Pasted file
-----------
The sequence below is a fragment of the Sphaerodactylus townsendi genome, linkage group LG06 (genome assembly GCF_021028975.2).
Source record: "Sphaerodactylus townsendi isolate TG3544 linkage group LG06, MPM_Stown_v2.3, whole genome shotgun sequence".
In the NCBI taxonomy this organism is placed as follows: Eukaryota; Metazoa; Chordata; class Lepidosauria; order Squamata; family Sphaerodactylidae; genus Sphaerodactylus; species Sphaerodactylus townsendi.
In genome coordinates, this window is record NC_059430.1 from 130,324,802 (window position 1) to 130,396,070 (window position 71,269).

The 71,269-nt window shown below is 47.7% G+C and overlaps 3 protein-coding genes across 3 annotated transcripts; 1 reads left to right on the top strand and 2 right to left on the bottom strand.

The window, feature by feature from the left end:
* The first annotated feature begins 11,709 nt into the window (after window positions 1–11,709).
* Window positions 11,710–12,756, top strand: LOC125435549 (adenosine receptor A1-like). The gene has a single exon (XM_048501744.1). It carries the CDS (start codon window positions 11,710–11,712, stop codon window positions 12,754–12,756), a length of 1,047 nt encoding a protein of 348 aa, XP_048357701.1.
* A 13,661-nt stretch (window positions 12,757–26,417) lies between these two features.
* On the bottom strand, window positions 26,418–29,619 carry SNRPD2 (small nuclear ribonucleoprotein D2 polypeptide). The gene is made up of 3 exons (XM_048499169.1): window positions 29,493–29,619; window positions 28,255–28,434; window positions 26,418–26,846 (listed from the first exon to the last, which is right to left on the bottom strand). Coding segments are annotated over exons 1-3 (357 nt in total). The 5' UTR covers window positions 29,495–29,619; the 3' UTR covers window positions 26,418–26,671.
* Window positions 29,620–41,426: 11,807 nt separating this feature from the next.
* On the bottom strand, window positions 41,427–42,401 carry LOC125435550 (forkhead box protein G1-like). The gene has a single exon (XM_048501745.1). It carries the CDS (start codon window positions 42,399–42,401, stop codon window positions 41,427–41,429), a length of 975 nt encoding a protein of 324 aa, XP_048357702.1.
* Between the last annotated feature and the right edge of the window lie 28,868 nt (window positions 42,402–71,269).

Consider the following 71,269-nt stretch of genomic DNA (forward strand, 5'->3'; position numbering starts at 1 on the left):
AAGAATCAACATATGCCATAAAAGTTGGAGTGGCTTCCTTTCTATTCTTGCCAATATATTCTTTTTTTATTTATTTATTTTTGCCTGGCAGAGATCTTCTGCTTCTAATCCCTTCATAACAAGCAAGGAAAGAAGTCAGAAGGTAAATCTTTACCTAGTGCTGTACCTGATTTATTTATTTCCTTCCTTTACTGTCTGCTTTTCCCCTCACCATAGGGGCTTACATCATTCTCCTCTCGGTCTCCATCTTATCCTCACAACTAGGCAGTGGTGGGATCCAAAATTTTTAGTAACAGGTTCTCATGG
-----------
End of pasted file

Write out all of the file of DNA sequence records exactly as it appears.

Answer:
The sequence below is a fragment of the Sphaerodactylus townsendi genome, linkage group LG06 (genome assembly GCF_021028975.2).
Source record: "Sphaerodactylus townsendi isolate TG3544 linkage group LG06, MPM_Stown_v2.3, whole genome shotgun sequence".
In the NCBI taxonomy this organism is placed as follows: Eukaryota; Metazoa; Chordata; class Lepidosauria; order Squamata; family Sphaerodactylidae; genus Sphaerodactylus; species Sphaerodactylus townsendi.
In genome coordinates, this window is record NC_059430.1 from 130,324,802 (window position 1) to 130,396,070 (window position 71,269).

The 71,269-nt window shown below is 47.7% G+C and overlaps 3 protein-coding genes across 3 annotated transcripts; 1 reads left to right on the top strand and 2 right to left on the bottom strand.

The window, feature by feature from the left end:
* The first annotated feature begins 11,709 nt into the window (after window positions 1–11,709).
* Window positions 11,710–12,756, top strand: LOC125435549 (adenosine receptor A1-like). The gene has a single exon (XM_048501744.1). It carries the CDS (start codon window positions 11,710–11,712, stop codon window positions 12,754–12,756), a length of 1,047 nt encoding a protein of 348 aa, XP_048357701.1.
* A 13,661-nt stretch (window positions 12,757–26,417) lies between these two features.
* On the bottom strand, window positions 26,418–29,619 carry SNRPD2 (small nuclear ribonucleoprotein D2 polypeptide). The gene is made up of 3 exons (XM_048499169.1): window positions 29,493–29,619; window positions 28,255–28,434; window positions 26,418–26,846 (listed from the first exon to the last, which is right to left on the bottom strand). Coding segments are annotated over exons 1-3 (357 nt in total). The 5' UTR covers window positions 29,495–29,619; the 3' UTR covers window positions 26,418–26,671.
* Window positions 29,620–41,426: 11,807 nt separating this feature from the next.
* On the bottom strand, window positions 41,427–42,401 carry LOC125435550 (forkhead box protein G1-like). The gene has a single exon (XM_048501745.1). It carries the CDS (start codon window positions 42,399–42,401, stop codon window positions 41,427–41,429), a length of 975 nt encoding a protein of 324 aa, XP_048357702.1.
* Between the last annotated feature and the right edge of the window lie 28,868 nt (window positions 42,402–71,269).

Consider the following 71,269-nt stretch of genomic DNA (forward strand, 5'->3'; position numbering starts at 1 on the left):
AAGAATCAACATATGCCATAAAAGTTGGAGTGGCTTCCTTTCTATTCTTGCCAATATATTCTTTTTTTATTTATTTATTTTTGCCTGGCAGAGATCTTCTGCTTCTAATCCCTTCATAACAAGCAAGGAAAGAAGTCAGAAGGTAAATCTTTACCTAGTGCTGTACCTGATTTATTTATTTCCTTCCTTTACTGTCTGCTTTTCCCCTCACCATAGGGGCTTACATCATTCTCCTCTCGGTCTCCATCTTATCCTCACAACTAGGCAGTGGTGGGATCCAAAATTTTTAGTAACAGGTTCTCATGG